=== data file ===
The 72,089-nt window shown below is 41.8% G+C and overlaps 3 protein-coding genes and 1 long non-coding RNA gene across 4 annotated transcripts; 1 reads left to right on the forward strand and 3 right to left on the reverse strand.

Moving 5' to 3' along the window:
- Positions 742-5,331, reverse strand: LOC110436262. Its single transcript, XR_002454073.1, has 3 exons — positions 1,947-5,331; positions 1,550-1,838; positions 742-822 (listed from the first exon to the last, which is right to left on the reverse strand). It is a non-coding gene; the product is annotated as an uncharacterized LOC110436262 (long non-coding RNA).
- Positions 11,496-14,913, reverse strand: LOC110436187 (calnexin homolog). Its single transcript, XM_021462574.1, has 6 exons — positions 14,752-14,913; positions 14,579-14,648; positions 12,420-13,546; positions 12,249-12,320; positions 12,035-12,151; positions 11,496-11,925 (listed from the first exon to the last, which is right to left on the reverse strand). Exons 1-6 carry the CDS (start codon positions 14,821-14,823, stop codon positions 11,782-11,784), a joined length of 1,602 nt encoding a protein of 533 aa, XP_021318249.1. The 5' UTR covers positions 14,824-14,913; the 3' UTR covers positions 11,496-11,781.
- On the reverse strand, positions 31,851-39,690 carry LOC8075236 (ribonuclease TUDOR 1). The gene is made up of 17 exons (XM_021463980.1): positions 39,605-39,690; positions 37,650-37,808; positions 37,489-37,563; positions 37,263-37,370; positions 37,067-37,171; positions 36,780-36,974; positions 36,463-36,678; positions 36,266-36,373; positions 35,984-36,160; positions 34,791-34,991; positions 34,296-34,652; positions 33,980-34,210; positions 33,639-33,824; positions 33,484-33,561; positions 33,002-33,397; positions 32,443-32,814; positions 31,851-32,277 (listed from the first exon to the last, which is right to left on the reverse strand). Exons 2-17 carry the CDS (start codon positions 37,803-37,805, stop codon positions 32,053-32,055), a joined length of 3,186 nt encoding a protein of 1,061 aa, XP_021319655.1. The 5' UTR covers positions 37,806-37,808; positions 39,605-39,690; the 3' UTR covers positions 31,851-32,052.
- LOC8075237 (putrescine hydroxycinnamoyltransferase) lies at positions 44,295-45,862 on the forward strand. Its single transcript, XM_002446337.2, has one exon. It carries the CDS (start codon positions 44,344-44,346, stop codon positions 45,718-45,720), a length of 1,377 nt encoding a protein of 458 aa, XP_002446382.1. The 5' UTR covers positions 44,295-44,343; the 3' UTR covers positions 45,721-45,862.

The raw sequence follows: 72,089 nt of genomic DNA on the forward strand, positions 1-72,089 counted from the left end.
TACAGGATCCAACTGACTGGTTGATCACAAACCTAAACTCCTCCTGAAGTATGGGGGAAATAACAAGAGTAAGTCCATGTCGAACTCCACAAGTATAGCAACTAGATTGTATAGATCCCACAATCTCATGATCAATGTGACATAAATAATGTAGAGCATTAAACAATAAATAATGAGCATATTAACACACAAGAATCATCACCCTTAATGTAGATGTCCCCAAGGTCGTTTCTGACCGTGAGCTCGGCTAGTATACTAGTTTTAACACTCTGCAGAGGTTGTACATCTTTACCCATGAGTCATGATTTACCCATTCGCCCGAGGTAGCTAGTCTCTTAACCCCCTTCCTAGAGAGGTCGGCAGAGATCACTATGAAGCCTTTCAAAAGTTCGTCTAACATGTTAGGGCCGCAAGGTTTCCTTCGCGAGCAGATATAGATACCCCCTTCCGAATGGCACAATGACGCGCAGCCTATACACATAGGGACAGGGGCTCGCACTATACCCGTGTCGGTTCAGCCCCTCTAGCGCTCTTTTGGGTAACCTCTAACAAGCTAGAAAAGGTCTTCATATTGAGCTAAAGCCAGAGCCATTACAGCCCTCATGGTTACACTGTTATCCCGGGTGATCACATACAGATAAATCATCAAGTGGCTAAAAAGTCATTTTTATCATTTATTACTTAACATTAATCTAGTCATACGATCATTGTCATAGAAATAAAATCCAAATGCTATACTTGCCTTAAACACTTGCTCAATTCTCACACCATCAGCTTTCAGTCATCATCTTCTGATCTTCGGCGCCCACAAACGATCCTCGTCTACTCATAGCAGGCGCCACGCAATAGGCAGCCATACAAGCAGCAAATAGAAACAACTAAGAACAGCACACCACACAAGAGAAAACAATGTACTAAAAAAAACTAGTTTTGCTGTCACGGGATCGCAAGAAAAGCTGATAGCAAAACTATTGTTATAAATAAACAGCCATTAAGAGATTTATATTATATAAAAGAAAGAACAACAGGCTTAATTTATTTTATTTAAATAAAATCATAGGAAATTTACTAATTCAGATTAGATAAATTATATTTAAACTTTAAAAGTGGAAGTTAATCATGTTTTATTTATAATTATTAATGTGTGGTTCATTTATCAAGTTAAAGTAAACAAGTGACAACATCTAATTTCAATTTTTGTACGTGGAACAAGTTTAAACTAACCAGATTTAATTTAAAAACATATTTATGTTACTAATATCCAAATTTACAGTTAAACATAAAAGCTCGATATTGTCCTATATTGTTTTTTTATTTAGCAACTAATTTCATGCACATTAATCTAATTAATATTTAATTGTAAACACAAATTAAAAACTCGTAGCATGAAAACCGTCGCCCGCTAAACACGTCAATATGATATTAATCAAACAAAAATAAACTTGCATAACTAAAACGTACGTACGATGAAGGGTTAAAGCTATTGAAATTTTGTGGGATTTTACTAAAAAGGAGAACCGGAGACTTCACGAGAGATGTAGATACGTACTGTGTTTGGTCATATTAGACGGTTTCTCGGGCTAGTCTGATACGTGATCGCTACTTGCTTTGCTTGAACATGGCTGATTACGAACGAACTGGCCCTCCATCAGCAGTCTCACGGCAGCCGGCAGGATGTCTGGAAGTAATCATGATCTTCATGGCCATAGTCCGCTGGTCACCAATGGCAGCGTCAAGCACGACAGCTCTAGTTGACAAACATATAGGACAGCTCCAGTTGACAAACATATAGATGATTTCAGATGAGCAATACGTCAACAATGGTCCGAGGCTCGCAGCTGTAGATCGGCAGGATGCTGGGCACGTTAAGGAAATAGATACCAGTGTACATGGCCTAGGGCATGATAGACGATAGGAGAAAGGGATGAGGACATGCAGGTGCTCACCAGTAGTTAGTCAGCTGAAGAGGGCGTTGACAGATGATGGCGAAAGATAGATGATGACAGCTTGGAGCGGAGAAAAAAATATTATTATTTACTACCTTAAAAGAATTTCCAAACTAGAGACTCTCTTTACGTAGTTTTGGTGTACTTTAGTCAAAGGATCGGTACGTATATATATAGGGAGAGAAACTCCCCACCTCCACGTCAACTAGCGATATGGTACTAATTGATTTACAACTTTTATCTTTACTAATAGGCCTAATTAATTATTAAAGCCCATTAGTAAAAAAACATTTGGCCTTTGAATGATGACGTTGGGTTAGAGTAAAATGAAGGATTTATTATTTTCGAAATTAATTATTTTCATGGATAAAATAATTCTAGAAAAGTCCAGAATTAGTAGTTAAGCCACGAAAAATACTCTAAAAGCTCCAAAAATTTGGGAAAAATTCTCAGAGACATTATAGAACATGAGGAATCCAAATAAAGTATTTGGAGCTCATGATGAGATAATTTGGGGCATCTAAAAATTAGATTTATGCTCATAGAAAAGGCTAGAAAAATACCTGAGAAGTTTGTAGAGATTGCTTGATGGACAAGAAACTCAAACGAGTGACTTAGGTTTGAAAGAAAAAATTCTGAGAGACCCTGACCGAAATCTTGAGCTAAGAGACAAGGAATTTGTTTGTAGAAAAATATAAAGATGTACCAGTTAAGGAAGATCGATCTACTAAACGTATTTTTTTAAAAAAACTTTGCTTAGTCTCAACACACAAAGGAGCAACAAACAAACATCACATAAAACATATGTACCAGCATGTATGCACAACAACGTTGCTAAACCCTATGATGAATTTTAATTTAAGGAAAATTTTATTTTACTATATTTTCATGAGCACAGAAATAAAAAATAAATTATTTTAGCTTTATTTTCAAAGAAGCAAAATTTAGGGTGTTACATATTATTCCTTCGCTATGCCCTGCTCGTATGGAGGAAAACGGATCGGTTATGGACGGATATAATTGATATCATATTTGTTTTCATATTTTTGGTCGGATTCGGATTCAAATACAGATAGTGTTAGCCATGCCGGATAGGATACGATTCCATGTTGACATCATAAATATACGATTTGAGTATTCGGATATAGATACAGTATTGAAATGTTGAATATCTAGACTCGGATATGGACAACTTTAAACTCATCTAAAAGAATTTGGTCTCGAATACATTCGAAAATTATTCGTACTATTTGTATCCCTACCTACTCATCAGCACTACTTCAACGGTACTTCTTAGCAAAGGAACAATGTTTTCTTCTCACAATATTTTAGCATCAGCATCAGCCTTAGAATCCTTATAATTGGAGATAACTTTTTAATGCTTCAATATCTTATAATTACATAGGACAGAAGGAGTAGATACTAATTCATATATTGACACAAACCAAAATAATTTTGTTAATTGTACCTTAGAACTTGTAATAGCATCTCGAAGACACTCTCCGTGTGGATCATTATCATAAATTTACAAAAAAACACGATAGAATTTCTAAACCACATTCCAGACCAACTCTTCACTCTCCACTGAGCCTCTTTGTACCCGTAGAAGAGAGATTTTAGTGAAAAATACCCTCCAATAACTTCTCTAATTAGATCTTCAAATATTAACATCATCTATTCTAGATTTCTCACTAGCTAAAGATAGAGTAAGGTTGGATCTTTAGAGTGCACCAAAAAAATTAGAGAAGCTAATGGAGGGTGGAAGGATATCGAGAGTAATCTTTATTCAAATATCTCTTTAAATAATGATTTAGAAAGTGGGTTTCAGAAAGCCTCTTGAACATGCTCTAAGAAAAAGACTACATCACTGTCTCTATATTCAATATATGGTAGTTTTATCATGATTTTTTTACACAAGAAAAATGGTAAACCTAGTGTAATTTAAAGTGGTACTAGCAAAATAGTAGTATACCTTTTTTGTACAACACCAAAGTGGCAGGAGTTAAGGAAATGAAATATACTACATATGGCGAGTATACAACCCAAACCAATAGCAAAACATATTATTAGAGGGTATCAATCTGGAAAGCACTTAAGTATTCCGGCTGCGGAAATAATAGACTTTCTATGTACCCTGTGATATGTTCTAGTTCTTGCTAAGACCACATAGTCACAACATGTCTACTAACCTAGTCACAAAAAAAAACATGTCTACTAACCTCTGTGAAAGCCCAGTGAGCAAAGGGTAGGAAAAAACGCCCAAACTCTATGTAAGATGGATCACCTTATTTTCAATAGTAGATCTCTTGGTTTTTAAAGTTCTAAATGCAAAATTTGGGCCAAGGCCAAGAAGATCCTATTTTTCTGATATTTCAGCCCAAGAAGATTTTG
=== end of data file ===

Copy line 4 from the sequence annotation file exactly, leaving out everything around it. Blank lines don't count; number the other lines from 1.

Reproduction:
- Positions 11,496-14,913, reverse strand: LOC110436187 (calnexin homolog). Its single transcript, XM_021462574.1, has 6 exons — positions 14,752-14,913; positions 14,579-14,648; positions 12,420-13,546; positions 12,249-12,320; positions 12,035-12,151; positions 11,496-11,925 (listed from the first exon to the last, which is right to left on the reverse strand). Exons 1-6 carry the CDS (start codon positions 14,821-14,823, stop codon positions 11,782-11,784), a joined length of 1,602 nt encoding a protein of 533 aa, XP_021318249.1. The 5' UTR covers positions 14,824-14,913; the 3' UTR covers positions 11,496-11,781.